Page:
Epilepsy is a neurological disorder that causes seizures or episodes of unusual behavior, sensations and sometimes loss of awareness. It is caused by abnormal brain activity.

What’s in this section?

Signs and Symptoms

Symptoms of epilepsy depend on the type of seizure. The most common symptoms include:

  • Temporary confusion
  • Staring for a period of time
  • Jerking movements of the arms and legs that cannot be controlled
  • Loss of awareness or consciousness
  • Fear or anxiety
  • Déjà vu


Diagnosis starts with a physical exam and medical history. Other procedures and tests may be needed to diagnose, including a detailed neurological exam , electroencephalogram ( EEG ), blood tests, computed tomography ( CT ) and magnetic resonance imaging ( MRI ).

Treatment Options

There are different treatment options depending on the severity of your child’s epilepsy:

  • Anti-seizure medication
  • Epilepsy surgery Your child may need this surgery if they have medically refractory epilepsy (uncontrolled seizures). Patients who are still having breakthrough seizures despite being on multiple medications are considered for surgery to improve their quality of life.
    • Formal brain surgery This procedure removes the source of the seizures through open surgery, which may lead to a permanent cure. Formal brain surgery is similar to brain tumor surgery. Sometimes patients have a diagnostic surgery initially. During this surgery, electrodes in the form of grids, strips or leads are placed in the brain, and patients are monitored for approximately one week to help identify the exact areas of damaged brain that need to be removed to prevent seizures. If your child needs a diagnostic surgery, they will stay in the hospital between the two operations. They will be completely asleep for both operations.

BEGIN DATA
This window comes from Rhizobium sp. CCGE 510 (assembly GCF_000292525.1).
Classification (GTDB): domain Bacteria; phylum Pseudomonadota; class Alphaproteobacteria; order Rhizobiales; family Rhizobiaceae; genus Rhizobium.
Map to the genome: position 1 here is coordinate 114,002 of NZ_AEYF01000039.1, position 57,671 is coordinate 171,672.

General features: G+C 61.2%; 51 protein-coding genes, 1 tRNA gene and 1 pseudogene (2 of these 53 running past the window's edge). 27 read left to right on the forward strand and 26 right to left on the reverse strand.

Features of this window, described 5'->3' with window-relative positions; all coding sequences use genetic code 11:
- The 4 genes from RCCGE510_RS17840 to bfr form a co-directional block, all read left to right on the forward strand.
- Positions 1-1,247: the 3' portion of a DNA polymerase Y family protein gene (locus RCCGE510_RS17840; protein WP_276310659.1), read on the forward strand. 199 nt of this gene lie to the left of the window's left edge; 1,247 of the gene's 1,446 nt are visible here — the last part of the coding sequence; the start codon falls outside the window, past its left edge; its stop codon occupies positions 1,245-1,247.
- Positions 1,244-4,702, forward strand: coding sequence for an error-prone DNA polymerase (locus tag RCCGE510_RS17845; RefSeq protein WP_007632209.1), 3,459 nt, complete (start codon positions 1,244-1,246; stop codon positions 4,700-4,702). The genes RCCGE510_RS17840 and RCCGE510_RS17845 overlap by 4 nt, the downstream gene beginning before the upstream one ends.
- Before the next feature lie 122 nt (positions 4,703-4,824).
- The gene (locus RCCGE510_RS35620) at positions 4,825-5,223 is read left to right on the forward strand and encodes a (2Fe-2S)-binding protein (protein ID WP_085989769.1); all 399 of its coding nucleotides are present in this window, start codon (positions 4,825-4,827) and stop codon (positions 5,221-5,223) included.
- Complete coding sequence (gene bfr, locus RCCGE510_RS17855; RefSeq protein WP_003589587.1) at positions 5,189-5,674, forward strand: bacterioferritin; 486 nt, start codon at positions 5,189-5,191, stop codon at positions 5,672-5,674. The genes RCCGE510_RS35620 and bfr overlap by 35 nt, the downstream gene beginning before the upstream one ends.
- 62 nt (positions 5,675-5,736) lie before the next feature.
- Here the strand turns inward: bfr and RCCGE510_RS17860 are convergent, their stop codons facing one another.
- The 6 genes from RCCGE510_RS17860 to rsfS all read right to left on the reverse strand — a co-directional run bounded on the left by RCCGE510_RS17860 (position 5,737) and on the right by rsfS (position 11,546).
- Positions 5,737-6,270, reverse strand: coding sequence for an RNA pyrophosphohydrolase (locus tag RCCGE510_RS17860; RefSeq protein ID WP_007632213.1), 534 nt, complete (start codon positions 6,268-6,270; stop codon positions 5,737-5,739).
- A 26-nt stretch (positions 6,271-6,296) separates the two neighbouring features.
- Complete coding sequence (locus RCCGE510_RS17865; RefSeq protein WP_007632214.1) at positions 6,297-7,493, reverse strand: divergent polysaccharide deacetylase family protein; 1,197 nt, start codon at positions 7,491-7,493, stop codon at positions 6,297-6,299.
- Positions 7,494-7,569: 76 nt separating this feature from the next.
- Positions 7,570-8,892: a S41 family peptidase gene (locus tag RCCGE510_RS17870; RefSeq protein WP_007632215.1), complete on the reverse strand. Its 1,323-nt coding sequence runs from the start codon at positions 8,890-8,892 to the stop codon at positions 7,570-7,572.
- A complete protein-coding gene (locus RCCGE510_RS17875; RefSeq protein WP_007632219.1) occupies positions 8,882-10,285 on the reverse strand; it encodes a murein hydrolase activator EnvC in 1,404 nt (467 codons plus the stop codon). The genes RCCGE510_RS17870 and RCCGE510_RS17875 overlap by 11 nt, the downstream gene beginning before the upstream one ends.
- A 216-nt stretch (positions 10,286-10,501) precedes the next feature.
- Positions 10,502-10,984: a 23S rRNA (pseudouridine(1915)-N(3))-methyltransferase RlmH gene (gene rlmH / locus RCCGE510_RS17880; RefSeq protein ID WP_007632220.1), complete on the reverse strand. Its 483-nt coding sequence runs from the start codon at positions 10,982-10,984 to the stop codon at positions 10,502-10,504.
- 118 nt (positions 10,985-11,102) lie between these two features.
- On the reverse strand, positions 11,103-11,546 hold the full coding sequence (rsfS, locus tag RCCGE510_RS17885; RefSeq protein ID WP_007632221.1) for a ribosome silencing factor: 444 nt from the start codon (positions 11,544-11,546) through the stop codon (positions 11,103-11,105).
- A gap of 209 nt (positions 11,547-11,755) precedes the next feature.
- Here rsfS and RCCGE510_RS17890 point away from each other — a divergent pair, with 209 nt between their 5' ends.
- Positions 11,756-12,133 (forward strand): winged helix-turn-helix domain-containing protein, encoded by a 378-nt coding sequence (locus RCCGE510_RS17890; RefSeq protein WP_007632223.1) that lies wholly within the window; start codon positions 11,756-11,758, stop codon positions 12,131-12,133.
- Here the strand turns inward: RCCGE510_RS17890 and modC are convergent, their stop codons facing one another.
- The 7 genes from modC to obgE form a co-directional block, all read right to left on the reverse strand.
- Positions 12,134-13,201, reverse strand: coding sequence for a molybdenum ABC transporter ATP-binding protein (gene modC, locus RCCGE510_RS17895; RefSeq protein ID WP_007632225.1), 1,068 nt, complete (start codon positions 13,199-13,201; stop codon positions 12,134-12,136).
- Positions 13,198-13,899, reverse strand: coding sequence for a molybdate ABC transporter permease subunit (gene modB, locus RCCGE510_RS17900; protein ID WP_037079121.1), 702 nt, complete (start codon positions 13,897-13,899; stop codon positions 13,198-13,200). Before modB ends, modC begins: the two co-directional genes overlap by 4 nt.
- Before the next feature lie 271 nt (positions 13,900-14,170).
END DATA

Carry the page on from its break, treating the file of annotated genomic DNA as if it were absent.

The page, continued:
• Lesioning procedures This procedure burns small locations of the brain to assist in surgical removal, and will not likely lead to a permanent cure. Lesioning procedures require your child to have a stereotactic frame placed on their head and a special MRI done prior to going to the operating room. They will be asked to perform certain tasks in the operating room to increase the safety of the operation. Your child will typically stay one to two nights after surgery.
    • Stimulation This is a procedure where specific locations in the brain are stimulated to decrease and manage the seizures, but it is not likely to permanently cure. Your child will be completely asleep for any of these procedures. For the vagal nerve stimulator (VNS), they will go home the same day of the procedure. VNS surgery is performed on two locations: the neck and the chest. For deep brain stimulation (DBS), your child will typically stay one to two nights after surgery. DBS surgery is performed on two locations: the brain and the chest. In both surgeries, there will be a battery (generator) placed in the chest similar to a pacemaker.

Request an appointment online and we will guide you through the next steps.